To assist young people in participating actively in innovation and entrepreneurship, the HKSAR Government has stepped up support to provide young entrepreneurs with financial subsidy through the Entrepreneurship Matching Fund. We have also made considerable efforts in promoting tripartite partnership among the private sector, non-governmental organisations and the Government to provide work space at concessionary rental at almost two-thirds of market rent through the Space Sharing Scheme for Youth, to provide guidance and strengthen support for our young people.

 

Having gone to great lengths on how Hong Kong nurtures talents and creates synergies between the education sector and employers, I would like to end my speech by addressing the younger audience here. You are the future of Hong Kong. Your unique talents and aspirations fuel the vibrant and diverse development of this Asia’s world city. The Government strives to open as many doors as possible to you all to realise your dreams and seize opportunities for upward mobility.

 

We treasure your views and are eager to bring your voices into the Government. To encourage participation of young people in policy discussion and debate, we introduced a pilot scheme in 2017 to recruit self-recommended young members to five advisory committees and received overwhelming responses from our young people. Given this roaring start, we have regularised the scheme and Phase I of the Member Self-recommendation Scheme for Youth was introduced in June last year, and successfully recruited more than 30 young members appointed for 15 committees. The second phase of the Member Self-recommendation Scheme for Youth has just been launched, and I strongly encourage you to join the scheme to contribute to the betterment of the community and bring your voices into the Government.

 

Hong Kong plays a pivotal role in our country’s strategic initiatives including the Belt & Road Initiative and the Guangdong-Hong Kong-Macao Bay Area development. We have signed the ASEAN Trade Pact that will provide boundless opportunities for Hong Kong’s talent. But Government’s efforts alone are not enough. We need all sectors of society to join hands to help nurture a pool of talents for developing Hong Kong into a high value-added and diversified economy.

 

The year 2019 has just begun. In face of the cloudy international trade environment, coupled with the rise of unilateralism and trade frictions between the two largest economies worldwide, Hong Kong people’s flexibility, perseverance and courage to face the challenges will help us surmount all difficulties, seize the opportunities and move towards a brighter future.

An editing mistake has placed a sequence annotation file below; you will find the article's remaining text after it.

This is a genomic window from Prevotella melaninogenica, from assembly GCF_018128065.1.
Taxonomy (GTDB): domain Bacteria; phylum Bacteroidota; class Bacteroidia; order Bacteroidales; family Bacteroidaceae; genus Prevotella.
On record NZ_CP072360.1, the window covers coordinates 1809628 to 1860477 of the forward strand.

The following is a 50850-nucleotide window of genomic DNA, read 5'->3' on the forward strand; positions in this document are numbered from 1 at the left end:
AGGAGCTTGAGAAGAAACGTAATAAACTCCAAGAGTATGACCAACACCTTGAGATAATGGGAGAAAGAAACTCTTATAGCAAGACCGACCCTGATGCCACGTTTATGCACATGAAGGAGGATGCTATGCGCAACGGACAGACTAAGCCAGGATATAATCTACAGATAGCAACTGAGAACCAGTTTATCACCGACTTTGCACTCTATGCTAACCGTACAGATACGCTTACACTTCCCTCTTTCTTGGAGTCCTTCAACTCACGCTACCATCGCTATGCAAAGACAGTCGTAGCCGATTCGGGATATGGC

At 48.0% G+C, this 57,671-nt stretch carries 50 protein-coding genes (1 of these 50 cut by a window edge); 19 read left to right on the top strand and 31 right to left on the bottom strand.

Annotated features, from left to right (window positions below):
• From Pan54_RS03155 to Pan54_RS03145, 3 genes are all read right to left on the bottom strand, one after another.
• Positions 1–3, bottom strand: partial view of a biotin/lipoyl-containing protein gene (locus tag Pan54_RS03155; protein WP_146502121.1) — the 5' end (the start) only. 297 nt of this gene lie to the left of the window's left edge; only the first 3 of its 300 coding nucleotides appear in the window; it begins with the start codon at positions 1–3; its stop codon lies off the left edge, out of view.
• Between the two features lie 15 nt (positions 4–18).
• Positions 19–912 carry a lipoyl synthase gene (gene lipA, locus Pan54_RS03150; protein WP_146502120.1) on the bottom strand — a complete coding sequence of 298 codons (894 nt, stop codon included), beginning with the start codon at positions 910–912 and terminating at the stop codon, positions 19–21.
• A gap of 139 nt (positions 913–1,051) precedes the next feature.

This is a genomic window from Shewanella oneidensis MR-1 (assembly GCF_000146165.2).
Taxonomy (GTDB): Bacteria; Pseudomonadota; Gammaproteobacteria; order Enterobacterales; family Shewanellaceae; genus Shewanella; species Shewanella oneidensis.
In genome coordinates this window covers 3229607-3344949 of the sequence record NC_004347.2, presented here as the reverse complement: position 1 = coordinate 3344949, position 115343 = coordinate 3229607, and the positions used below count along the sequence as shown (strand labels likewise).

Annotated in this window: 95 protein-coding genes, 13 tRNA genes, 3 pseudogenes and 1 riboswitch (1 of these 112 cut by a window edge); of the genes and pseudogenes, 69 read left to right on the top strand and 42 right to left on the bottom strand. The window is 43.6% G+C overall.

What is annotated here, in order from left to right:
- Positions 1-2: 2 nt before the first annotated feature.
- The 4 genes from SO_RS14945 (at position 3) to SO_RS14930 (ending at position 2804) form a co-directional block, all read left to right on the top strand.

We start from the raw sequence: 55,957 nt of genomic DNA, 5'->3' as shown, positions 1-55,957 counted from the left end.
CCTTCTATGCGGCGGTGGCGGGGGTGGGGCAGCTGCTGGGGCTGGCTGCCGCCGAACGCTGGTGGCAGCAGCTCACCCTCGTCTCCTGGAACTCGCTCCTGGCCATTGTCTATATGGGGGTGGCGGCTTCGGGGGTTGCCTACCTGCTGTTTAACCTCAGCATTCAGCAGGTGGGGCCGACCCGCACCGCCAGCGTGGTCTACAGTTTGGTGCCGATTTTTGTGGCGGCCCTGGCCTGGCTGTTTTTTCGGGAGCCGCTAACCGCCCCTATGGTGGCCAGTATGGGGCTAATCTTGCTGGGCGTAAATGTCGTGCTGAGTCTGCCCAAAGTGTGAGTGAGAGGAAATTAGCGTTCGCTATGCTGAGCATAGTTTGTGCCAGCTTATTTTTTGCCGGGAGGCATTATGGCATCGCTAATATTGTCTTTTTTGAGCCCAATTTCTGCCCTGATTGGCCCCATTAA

Chief Secretary Matthew Cheung gave these remarks at the Hong Kong Polytechnic University Partnering with Employers – Shaping Tomorrow’s Talents luncheon on January 18.

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HK a platform for cultural exchange

I must say I’m delighted with the British Council’s pitch-perfect choice of venue. Tai Kwun, the former Central Police Station Compound, is now a centre for heritage and arts, a dynamic new Hong Kong cultural landmark. And Tai Kwun is not only the venue for SPARK but also the subject of a featured event. The UK’s Purcell, one of three architectural firms behind Tai Kwun’s revitalisation, will lead walking tours here, detailing how old and new have come together – and so remarkably well – at Tai Kwun.

 

The Tai Kwun architectural and heritage spotlight is one of more than 30 events taking place here over the next three days and nights. Each has been designed with surpassing creativity involving some 200 UK and Hong Kong artists, scientists, academia and innovators from more than 50 universities and cultural institutions.

 

I am truly impressed. Of course, it’s not the first time Hong Kong has been dazzled by British ingenuity. Just last March, Hong Kong’s Asia Society hosted the GREAT Festival of Innovation, smartly presented by the UK Department for International Trade. These and many other such events speak of the longstanding and long-rewarding relations that exist between the economies and the people of Hong Kong and the UK.